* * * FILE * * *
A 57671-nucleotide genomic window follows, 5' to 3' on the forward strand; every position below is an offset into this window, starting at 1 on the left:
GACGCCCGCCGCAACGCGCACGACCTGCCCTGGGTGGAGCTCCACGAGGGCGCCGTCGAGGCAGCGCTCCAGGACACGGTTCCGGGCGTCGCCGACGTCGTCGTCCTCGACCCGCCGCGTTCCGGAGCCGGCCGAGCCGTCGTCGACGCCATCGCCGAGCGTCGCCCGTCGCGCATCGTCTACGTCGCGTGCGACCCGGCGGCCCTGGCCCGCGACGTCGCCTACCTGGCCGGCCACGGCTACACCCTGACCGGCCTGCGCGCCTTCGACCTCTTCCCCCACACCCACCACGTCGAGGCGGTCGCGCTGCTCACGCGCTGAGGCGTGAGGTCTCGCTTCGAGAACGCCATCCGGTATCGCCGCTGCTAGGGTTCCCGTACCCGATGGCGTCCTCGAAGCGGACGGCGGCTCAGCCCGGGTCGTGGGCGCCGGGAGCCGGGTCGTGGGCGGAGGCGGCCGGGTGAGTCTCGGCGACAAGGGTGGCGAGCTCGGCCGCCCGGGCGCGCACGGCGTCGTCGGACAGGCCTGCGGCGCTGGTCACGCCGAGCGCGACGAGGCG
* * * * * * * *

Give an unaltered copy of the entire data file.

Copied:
A 57671-nucleotide genomic window follows, 5' to 3' on the forward strand; every position below is an offset into this window, starting at 1 on the left:
GACGCCCGCCGCAACGCGCACGACCTGCCCTGGGTGGAGCTCCACGAGGGCGCCGTCGAGGCAGCGCTCCAGGACACGGTTCCGGGCGTCGCCGACGTCGTCGTCCTCGACCCGCCGCGTTCCGGAGCCGGCCGAGCCGTCGTCGACGCCATCGCCGAGCGTCGCCCGTCGCGCATCGTCTACGTCGCGTGCGACCCGGCGGCCCTGGCCCGCGACGTCGCCTACCTGGCCGGCCACGGCTACACCCTGACCGGCCTGCGCGCCTTCGACCTCTTCCCCCACACCCACCACGTCGAGGCGGTCGCGCTGCTCACGCGCTGAGGCGTGAGGTCTCGCTTCGAGAACGCCATCCGGTATCGCCGCTGCTAGGGTTCCCGTACCCGATGGCGTCCTCGAAGCGGACGGCGGCTCAGCCCGGGTCGTGGGCGCCGGGAGCCGGGTCGTGGGCGGAGGCGGCCGGGTGAGTCTCGGCGACAAGGGTGGCGAGCTCGGCCGCCCGGGCGCGCACGGCGTCGTCGGACAGGCCTGCGGCGCTGGTCACGCCGAGCGCGACGAGGCG